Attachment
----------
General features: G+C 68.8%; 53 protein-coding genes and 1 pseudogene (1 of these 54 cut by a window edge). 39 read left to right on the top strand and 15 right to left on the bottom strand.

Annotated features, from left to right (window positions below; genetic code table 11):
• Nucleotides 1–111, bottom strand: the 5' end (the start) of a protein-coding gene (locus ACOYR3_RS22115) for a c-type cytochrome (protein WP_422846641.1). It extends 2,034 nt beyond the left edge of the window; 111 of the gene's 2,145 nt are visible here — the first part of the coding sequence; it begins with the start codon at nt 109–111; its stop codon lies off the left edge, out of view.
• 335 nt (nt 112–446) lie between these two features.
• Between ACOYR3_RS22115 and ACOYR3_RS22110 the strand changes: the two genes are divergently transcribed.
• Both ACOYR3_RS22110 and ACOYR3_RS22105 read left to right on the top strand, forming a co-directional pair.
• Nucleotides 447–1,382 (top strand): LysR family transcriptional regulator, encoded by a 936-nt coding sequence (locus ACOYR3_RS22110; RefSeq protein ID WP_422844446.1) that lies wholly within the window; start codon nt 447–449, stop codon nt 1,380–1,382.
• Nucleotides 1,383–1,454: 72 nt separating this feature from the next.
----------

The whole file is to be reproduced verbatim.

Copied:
General features: G+C 68.8%; 53 protein-coding genes and 1 pseudogene (1 of these 54 cut by a window edge). 39 read left to right on the top strand and 15 right to left on the bottom strand.

Annotated features, from left to right (window positions below; genetic code table 11):
• Nucleotides 1–111, bottom strand: the 5' end (the start) of a protein-coding gene (locus ACOYR3_RS22115) for a c-type cytochrome (protein WP_422846641.1). It extends 2,034 nt beyond the left edge of the window; 111 of the gene's 2,145 nt are visible here — the first part of the coding sequence; it begins with the start codon at nt 109–111; its stop codon lies off the left edge, out of view.
• 335 nt (nt 112–446) lie between these two features.
• Between ACOYR3_RS22115 and ACOYR3_RS22110 the strand changes: the two genes are divergently transcribed.
• Both ACOYR3_RS22110 and ACOYR3_RS22105 read left to right on the top strand, forming a co-directional pair.
• Nucleotides 447–1,382 (top strand): LysR family transcriptional regulator, encoded by a 936-nt coding sequence (locus ACOYR3_RS22110; RefSeq protein ID WP_422844446.1) that lies wholly within the window; start codon nt 447–449, stop codon nt 1,380–1,382.
• Nucleotides 1,383–1,454: 72 nt separating this feature from the next.